The first ERC calls were published 11th December 2013 with deadlines for ERC Starting Grants on 25th March 2014, for Consolidator Grants on 20th May 2014, and for .Advanced Grants on 21st October 2014.
In this one-day course we dig into the details of writing an ERC grant. We discuss the Guide for Applicants and the evaluation criteria in great detail. Since the evaluation criteria are identical for all domains and panels, we take a closer look what these may imply per panel. We discuss the expectations of the panel for the scientific proposal and the track record of the Principal Investigator and how this influences the meaning of High-risk/High-gain in the project as well as for the expected track record of the Principal Investigator. We elaborate on the actions that participants have to undertake, to bring their CV in line with the expectations of the panel that has their potential interest.
To address the selection criteria, the applicant should define an ambitious overall aim with a clear set of objectives and - if applicable research questions - and explain how and why the approach proposed is suited to address the objectives.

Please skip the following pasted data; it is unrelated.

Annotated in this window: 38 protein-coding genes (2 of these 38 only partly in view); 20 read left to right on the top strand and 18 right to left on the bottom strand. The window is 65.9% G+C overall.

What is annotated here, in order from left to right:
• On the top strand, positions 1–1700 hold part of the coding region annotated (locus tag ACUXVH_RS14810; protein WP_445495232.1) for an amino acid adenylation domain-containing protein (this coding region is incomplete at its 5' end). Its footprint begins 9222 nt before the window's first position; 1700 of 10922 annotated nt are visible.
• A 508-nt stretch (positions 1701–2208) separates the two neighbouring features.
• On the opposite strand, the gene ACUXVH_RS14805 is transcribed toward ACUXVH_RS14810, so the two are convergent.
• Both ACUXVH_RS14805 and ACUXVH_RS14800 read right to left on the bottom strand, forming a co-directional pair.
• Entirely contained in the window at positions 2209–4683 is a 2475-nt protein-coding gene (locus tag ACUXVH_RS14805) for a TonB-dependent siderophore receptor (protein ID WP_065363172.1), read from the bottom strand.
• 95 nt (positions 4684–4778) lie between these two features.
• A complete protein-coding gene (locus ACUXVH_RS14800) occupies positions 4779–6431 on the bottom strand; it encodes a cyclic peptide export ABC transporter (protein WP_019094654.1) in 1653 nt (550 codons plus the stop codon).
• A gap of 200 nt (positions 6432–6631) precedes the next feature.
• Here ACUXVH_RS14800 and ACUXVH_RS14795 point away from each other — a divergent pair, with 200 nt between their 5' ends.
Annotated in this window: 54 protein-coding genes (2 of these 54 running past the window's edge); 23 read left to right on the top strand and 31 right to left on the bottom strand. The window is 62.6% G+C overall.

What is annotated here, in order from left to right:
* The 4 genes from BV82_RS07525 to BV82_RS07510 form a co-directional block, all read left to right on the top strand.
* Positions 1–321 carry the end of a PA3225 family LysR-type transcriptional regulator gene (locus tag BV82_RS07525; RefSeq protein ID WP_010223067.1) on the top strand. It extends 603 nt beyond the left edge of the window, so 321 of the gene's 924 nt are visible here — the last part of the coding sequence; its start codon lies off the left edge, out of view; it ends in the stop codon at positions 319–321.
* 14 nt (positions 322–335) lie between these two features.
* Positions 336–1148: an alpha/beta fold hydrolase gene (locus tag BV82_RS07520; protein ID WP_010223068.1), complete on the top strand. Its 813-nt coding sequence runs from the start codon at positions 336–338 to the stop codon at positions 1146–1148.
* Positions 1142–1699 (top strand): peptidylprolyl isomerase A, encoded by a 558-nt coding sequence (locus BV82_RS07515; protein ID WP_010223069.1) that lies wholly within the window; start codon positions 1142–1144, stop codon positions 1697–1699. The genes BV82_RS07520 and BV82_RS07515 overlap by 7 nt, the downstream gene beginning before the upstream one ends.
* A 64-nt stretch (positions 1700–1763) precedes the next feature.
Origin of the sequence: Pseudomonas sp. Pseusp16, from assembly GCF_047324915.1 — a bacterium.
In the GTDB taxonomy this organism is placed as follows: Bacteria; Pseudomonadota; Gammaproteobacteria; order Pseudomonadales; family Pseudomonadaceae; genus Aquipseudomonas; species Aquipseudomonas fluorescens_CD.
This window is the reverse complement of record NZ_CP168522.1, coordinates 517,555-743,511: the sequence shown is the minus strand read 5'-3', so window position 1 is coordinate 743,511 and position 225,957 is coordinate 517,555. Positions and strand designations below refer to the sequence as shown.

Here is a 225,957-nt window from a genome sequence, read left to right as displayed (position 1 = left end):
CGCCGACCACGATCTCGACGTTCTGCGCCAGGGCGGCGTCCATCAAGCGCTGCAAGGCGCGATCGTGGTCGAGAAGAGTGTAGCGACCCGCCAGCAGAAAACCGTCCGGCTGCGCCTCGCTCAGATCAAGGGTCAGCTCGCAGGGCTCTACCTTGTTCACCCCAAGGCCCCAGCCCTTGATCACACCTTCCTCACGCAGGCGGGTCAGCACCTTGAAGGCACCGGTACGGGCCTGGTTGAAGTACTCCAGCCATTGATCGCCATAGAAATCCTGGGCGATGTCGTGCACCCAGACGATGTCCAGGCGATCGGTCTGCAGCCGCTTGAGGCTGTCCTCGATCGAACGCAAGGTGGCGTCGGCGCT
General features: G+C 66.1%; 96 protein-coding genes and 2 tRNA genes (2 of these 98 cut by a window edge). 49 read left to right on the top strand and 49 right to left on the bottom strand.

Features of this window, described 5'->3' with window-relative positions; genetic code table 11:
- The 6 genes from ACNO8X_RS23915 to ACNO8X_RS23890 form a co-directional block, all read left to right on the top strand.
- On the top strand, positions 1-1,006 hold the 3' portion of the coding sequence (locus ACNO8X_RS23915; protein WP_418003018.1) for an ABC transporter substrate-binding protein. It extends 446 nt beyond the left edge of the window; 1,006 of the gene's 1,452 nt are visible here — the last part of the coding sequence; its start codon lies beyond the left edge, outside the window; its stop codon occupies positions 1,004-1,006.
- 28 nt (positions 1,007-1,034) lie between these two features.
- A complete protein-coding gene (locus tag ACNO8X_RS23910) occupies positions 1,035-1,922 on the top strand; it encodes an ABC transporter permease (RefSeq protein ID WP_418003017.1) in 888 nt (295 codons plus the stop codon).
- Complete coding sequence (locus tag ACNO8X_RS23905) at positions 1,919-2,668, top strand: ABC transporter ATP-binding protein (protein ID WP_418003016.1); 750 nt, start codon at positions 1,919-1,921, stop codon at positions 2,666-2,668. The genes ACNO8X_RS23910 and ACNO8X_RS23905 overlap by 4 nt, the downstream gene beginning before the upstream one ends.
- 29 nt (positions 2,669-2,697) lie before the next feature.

Depending on scientific scope of each panel the panels have different focuses. Most panels are selecting projects validating a novel hypothesis or generating fundamental insight and thereby contributing significantly to knowledge. Other panels are selecting projects leading to a new theory, device or methodology valuable for different applications. In this workshop we will examine how to address novelty, groundbreaking and impact in the project proposal, taking into account the panel specifics and the type of research. We will also discuss what high-gain/high risk and feasibility mean per panel. We will look at different approaches to address high risk and feasibility in the project, varying from identifying key steps of failure, alternative plans or avenues, and how to convince the reviewer of the feasibility. Subsequently we address, the methodological approach and in particular how to address novel, new or unconventional methodologies and structure your proposal.
Provide reserchers with a good understanding of:
- evaluation criteria and how to analyse them;
- an excellent PI within the light of reviewers of hte different domains, taking into account the type of grant;
- how to write a high-risk/high-gain research proposal with distinctions between fundamental and more applied projects.
Mette Skraastad from Yellow Research (http://www.yellowresearch.nl/)
- Free for candidates from CEICS Institutions
(see http://www.ceics.eu/participants for more information).
- 240 Euros for candidates from other institutions.